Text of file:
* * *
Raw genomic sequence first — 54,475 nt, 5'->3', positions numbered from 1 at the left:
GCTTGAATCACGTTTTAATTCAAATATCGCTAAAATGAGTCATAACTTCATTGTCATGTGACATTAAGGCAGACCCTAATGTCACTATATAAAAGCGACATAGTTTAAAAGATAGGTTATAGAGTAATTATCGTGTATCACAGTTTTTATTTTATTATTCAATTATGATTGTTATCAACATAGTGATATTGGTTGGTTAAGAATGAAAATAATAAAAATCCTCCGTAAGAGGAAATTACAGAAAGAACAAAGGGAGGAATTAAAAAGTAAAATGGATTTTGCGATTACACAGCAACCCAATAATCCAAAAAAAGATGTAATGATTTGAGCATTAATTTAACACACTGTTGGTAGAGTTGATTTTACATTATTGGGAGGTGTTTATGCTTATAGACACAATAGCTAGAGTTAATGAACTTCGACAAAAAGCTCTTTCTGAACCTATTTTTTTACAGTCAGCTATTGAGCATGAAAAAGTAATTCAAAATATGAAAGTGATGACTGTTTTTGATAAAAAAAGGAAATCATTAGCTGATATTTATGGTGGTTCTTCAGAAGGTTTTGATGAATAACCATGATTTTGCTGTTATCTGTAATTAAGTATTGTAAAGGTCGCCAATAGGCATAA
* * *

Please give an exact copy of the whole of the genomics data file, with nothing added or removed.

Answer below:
Raw genomic sequence first — 54,475 nt, 5'->3', positions numbered from 1 at the left:
GCTTGAATCACGTTTTAATTCAAATATCGCTAAAATGAGTCATAACTTCATTGTCATGTGACATTAAGGCAGACCCTAATGTCACTATATAAAAGCGACATAGTTTAAAAGATAGGTTATAGAGTAATTATCGTGTATCACAGTTTTTATTTTATTATTCAATTATGATTGTTATCAACATAGTGATATTGGTTGGTTAAGAATGAAAATAATAAAAATCCTCCGTAAGAGGAAATTACAGAAAGAACAAAGGGAGGAATTAAAAAGTAAAATGGATTTTGCGATTACACAGCAACCCAATAATCCAAAAAAAGATGTAATGATTTGAGCATTAATTTAACACACTGTTGGTAGAGTTGATTTTACATTATTGGGAGGTGTTTATGCTTATAGACACAATAGCTAGAGTTAATGAACTTCGACAAAAAGCTCTTTCTGAACCTATTTTTTTACAGTCAGCTATTGAGCATGAAAAAGTAATTCAAAATATGAAAGTGATGACTGTTTTTGATAAAAAAAGGAAATCATTAGCTGATATTTATGGTGGTTCTTCAGAAGGTTTTGATGAATAACCATGATTTTGCTGTTATCTGTAATTAAGTATTGTAAAGGTCGCCAATAGGCATAA